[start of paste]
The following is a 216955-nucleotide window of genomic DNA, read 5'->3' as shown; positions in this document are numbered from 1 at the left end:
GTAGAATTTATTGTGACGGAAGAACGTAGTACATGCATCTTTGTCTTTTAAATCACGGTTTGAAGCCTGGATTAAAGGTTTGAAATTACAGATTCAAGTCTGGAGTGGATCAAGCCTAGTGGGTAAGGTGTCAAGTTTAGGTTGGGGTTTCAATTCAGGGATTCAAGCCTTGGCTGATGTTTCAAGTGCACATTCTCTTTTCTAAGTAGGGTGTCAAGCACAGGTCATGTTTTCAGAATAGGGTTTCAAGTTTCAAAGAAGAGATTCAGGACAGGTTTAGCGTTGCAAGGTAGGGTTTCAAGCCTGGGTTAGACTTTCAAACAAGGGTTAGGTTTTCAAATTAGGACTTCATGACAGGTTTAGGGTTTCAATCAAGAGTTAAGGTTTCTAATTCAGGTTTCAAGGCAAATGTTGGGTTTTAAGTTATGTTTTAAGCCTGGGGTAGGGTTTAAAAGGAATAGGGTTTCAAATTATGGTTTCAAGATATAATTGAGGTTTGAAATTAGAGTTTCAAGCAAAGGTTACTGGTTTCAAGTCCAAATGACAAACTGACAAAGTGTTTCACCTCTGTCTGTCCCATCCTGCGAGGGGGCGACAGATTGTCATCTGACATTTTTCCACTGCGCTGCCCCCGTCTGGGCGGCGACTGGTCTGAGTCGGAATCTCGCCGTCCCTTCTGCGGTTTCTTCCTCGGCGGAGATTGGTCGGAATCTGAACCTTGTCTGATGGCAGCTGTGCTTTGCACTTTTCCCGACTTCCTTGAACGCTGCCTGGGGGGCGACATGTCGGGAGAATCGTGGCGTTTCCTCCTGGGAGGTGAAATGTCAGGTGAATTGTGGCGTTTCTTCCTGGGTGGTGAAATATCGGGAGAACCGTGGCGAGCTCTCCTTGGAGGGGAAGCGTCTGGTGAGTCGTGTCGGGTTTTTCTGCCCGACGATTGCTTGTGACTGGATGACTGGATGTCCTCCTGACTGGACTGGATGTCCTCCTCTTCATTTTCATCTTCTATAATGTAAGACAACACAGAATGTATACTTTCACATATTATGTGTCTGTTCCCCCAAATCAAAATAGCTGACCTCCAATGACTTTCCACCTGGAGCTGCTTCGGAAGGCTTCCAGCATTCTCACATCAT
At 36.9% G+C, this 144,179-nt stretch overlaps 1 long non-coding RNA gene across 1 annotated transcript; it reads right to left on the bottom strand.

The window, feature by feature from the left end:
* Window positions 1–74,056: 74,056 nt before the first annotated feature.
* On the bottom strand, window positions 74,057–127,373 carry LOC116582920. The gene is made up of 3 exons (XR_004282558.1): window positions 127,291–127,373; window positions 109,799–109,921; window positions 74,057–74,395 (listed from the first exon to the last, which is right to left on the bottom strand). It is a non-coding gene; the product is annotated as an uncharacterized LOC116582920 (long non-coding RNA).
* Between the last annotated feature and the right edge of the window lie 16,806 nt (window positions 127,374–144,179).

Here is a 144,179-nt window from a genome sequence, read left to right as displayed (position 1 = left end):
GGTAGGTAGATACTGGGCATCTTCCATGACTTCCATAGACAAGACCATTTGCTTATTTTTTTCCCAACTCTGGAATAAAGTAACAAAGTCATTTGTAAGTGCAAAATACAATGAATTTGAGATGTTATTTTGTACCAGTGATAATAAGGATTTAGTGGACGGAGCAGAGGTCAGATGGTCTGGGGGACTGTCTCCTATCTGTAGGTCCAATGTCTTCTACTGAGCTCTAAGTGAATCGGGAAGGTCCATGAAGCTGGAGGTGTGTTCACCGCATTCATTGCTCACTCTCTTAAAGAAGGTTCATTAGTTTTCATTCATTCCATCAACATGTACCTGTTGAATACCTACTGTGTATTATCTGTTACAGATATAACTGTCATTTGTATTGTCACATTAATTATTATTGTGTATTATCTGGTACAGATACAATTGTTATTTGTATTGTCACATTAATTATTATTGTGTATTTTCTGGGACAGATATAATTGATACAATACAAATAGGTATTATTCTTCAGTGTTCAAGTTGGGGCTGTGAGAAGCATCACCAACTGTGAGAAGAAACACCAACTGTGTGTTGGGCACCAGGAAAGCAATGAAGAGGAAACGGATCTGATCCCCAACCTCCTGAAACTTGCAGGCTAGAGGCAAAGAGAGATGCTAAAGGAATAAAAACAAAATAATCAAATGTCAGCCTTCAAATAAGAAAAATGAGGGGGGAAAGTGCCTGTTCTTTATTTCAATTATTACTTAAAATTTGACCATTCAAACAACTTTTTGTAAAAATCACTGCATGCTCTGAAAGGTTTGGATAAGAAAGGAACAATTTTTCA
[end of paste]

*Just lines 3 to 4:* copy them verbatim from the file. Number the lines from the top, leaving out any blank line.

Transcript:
At 36.9% G+C, this 144,179-nt stretch overlaps 1 long non-coding RNA gene across 1 annotated transcript; it reads right to left on the bottom strand.

The window, feature by feature from the left end: